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Author Notes:

Tracey J Lamb, Division of Infectious Diseases, Department of Pediatrics, Emory University School of Medicine and Emory Children's Centre, 2015 Uppergate Drive, Atlanta, Georgia 30322, USA. Telephone: +1-404-712-7883; Fax number: +1-404-727-9223; tracey.j.lamb@emory.edu.

PNM conceived the design of the experiments, performed the experiments, analyzed the data and wrote the manuscript; LMB, CFB, MT, CDM, TPK, SM, KQ and CL performed the experiments; EM and AG contributed reagents and intellectual input; TJL conceived the design of the experiments, analyzed the data and wrote the manuscript.

We thank Professor Jonathan Gibbins, University of Reading, UK for providing EphB2−/− animals; and the staff of the Division of Animal Resources for excellent animal husbandry.

We also thank Mr Aaron Rae of the Emory Pediatric Flow Cytometry Core for cell sorting; Miss Katie Casper in the Emory Pediatric Immunology Core for assistance with qPCR analysis and primers designed; Miss Deborah E. Martison and Mr Neil Anthony in the Emory University Integrated Cellular Imaging Core for assistance with microscopy.

Authors had no conflicts of interest to disclose.


Research Funding:

TJL is supported by National Institute for Neurological Disorders and Strokes (1R21NS085382-01A1); Children's Healthcare of Atlanta; the Royal Societ;y and Emory Egleston Children's Research Centre.

MT is supported by the NRSA training grant T32 (2T32AI70081-06AI, FY2013-2014) and F32 Fellowship grant (1F32DK101163-01, FY2014-2015).

AG is supported in part by EVC/CFAR Immunology Core P30 AI050409; Yerkes Research Center Base Grant RR-0016;, and Public Health Service AI070101.


  • Science & Technology
  • Life Sciences & Biomedicine
  • Gastroenterology & Hepatology

The receptor tyrosine kinase EphB2 promotes hepatic fibrosis in mice

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Journal Title:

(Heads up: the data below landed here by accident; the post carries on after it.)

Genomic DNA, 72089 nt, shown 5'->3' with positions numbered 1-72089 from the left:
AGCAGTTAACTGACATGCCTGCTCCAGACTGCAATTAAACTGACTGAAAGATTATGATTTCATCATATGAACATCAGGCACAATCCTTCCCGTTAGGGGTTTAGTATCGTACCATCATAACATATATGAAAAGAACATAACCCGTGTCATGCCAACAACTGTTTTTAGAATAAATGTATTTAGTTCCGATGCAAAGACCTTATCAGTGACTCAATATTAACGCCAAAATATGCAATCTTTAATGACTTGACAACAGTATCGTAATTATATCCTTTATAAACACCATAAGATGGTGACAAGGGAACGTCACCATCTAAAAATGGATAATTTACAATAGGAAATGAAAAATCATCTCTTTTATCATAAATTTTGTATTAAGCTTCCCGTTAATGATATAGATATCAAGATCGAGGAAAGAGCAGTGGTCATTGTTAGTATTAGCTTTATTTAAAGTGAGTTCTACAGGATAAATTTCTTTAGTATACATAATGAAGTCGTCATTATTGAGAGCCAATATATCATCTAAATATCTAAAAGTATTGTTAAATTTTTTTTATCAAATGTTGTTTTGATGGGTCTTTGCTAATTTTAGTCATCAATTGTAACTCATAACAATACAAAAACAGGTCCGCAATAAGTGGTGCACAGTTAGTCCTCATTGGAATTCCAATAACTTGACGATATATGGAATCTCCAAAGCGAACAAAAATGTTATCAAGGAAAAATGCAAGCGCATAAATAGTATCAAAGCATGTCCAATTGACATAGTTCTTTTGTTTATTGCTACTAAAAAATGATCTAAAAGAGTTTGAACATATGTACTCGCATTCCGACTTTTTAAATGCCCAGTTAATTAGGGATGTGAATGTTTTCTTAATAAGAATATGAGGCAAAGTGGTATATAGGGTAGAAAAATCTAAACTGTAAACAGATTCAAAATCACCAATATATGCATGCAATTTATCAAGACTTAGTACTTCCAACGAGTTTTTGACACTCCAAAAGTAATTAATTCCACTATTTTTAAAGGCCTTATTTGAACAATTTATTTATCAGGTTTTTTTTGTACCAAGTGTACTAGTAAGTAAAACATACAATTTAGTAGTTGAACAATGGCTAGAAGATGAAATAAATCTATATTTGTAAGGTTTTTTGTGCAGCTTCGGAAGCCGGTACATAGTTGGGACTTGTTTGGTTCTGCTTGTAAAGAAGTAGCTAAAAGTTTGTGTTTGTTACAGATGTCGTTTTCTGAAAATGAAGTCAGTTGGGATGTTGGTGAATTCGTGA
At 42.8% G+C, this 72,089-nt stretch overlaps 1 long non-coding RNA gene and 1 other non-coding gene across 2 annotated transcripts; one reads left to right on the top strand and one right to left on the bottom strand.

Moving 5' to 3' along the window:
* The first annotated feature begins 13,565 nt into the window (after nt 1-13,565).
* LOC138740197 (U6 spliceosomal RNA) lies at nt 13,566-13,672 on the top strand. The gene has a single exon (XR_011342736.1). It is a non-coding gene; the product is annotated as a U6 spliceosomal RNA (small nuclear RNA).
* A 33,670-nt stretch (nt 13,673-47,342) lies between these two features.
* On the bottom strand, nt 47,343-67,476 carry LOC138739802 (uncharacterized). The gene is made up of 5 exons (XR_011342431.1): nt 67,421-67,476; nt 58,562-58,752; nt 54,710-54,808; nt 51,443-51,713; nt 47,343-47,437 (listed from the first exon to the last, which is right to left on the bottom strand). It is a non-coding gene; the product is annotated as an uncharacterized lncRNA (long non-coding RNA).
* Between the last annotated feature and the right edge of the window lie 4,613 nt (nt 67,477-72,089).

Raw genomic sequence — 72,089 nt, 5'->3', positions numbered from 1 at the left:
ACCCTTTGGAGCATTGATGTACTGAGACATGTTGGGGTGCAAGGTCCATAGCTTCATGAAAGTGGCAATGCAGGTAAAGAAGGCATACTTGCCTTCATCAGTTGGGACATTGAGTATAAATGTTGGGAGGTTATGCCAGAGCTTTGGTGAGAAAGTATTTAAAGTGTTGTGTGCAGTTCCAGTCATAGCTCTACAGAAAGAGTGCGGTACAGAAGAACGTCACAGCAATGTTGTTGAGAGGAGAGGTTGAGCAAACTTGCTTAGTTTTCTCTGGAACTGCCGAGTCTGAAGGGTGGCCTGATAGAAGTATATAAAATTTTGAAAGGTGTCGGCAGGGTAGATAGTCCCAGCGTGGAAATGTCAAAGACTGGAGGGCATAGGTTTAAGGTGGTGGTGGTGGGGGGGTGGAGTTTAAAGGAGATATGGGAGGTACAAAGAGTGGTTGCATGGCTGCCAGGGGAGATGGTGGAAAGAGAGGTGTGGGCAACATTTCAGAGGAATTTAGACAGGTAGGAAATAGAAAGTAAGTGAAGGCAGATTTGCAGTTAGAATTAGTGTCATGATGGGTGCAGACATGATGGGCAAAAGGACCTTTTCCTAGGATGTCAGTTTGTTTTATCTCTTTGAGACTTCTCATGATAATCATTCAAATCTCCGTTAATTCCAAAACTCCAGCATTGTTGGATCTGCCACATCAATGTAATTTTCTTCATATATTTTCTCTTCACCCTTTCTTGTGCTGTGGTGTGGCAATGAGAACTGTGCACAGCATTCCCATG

Volume 62, Number 3


, Pages 900-914

Type of Work:

Article | Post-print: After Peer Review


Beyond the well-defined role of the Eph (erythropoietin-producing hepatocellular) receptor tyrosine kinases in developmental processes, cell motility, cell trafficking/adhesion, and cancer, nothing is known about their involvement in liver pathologies. During blood-stage rodent malaria infection we have found that EphB2 transcripts and proteins were up-regulated in the liver, a result likely driven by elevated surface expression on immune cells including macrophages. This was significant for malaria pathogenesis because EphB2-/- mice were protected from malaria-induced liver fibrosis despite having a similar liver parasite burden compared with littermate control mice. This protection was correlated with a defect in the inflammatory potential of hepatocytes from EphB2-/- mice resulting in a reduction in adhesion molecules, chemokine/chemokine receptor RNA levels, and infiltration of leukocytes including macrophages/Kupffer cells, which mediate liver fibrosis during rodent malaria infections. These observations are recapitulated in the well-established carbon tetrachloride model of liver fibrosis in which EphB2-/- carbon tetrachloride-treated mice showed a significant reduction of liver fibrosis compared to carbon tetrachloride-treated littermate mice. Depletion of macrophages by clodronate-liposomes abrogates liver EphB2 messenger RNA and protein up-regulation and fibrosis in malaria-infected mice. Conclusion: During rodent malaria, EphB2 expression promotes malaria-associated liver fibrosis; to our knowledge, our data are the first to implicate the EphB family of receptor tyrosine kinases in liver fibrosis or in the pathogenesis of malaria infection.

Copyright information:

© 2015 by the American Association for the Study of Liver Diseases.

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